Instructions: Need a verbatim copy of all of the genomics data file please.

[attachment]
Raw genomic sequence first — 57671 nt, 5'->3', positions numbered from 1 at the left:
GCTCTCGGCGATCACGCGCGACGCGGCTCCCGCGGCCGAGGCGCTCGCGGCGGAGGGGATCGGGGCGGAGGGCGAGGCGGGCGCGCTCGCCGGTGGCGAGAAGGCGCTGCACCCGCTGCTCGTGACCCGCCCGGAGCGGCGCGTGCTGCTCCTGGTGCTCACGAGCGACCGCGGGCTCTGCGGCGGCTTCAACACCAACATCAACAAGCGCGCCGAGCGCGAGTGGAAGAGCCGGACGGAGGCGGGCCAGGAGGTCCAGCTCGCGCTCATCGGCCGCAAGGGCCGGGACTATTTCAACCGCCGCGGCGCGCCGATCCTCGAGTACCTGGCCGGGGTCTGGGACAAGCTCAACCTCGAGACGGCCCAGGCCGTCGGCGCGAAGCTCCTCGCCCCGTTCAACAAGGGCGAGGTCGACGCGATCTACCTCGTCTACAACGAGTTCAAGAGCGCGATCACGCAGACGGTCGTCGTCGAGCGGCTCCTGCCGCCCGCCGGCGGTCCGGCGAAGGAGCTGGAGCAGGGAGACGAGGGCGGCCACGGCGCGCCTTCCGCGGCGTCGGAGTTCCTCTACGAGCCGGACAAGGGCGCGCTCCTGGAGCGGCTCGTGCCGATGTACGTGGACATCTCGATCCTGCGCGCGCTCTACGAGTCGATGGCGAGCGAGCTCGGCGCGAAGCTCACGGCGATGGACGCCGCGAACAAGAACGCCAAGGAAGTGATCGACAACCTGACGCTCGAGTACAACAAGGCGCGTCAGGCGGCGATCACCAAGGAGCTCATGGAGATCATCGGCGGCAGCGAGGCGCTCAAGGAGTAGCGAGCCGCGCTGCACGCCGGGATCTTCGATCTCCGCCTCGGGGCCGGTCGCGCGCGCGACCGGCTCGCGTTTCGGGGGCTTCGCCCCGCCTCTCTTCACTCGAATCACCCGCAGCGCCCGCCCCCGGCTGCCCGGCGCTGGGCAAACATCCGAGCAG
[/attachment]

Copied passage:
Raw genomic sequence first — 57671 nt, 5'->3', positions numbered from 1 at the left:
GCTCTCGGCGATCACGCGCGACGCGGCTCCCGCGGCCGAGGCGCTCGCGGCGGAGGGGATCGGGGCGGAGGGCGAGGCGGGCGCGCTCGCCGGTGGCGAGAAGGCGCTGCACCCGCTGCTCGTGACCCGCCCGGAGCGGCGCGTGCTGCTCCTGGTGCTCACGAGCGACCGCGGGCTCTGCGGCGGCTTCAACACCAACATCAACAAGCGCGCCGAGCGCGAGTGGAAGAGCCGGACGGAGGCGGGCCAGGAGGTCCAGCTCGCGCTCATCGGCCGCAAGGGCCGGGACTATTTCAACCGCCGCGGCGCGCCGATCCTCGAGTACCTGGCCGGGGTCTGGGACAAGCTCAACCTCGAGACGGCCCAGGCCGTCGGCGCGAAGCTCCTCGCCCCGTTCAACAAGGGCGAGGTCGACGCGATCTACCTCGTCTACAACGAGTTCAAGAGCGCGATCACGCAGACGGTCGTCGTCGAGCGGCTCCTGCCGCCCGCCGGCGGTCCGGCGAAGGAGCTGGAGCAGGGAGACGAGGGCGGCCACGGCGCGCCTTCCGCGGCGTCGGAGTTCCTCTACGAGCCGGACAAGGGCGCGCTCCTGGAGCGGCTCGTGCCGATGTACGTGGACATCTCGATCCTGCGCGCGCTCTACGAGTCGATGGCGAGCGAGCTCGGCGCGAAGCTCACGGCGATGGACGCCGCGAACAAGAACGCCAAGGAAGTGATCGACAACCTGACGCTCGAGTACAACAAGGCGCGTCAGGCGGCGATCACCAAGGAGCTCATGGAGATCATCGGCGGCAGCGAGGCGCTCAAGGAGTAGCGAGCCGCGCTGCACGCCGGGATCTTCGATCTCCGCCTCGGGGCCGGTCGCGCGCGCGACCGGCTCGCGTTTCGGGGGCTTCGCCCCGCCTCTCTTCACTCGAATCACCCGCAGCGCCCGCCCCCGGCTGCCCGGCGCTGGGCAAACATCCGAGCAG